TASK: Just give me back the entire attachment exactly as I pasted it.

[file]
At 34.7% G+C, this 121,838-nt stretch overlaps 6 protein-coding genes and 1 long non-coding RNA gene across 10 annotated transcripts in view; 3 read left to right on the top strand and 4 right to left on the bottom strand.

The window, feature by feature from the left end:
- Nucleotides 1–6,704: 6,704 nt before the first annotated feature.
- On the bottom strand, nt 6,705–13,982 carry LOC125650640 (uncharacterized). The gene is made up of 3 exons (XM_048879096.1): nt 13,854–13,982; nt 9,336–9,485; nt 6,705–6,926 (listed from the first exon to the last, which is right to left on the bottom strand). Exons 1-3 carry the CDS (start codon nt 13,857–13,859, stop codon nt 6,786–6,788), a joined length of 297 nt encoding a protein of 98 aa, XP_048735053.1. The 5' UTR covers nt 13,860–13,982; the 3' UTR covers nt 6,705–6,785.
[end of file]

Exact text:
At 34.7% G+C, this 121,838-nt stretch overlaps 6 protein-coding genes and 1 long non-coding RNA gene across 10 annotated transcripts in view; 3 read left to right on the top strand and 4 right to left on the bottom strand.

The window, feature by feature from the left end:
- Nucleotides 1–6,704: 6,704 nt before the first annotated feature.
- On the bottom strand, nt 6,705–13,982 carry LOC125650640 (uncharacterized). The gene is made up of 3 exons (XM_048879096.1): nt 13,854–13,982; nt 9,336–9,485; nt 6,705–6,926 (listed from the first exon to the last, which is right to left on the bottom strand). Exons 1-3 carry the CDS (start codon nt 13,857–13,859, stop codon nt 6,786–6,788), a joined length of 297 nt encoding a protein of 98 aa, XP_048735053.1. The 5' UTR covers nt 13,860–13,982; the 3' UTR covers nt 6,705–6,785.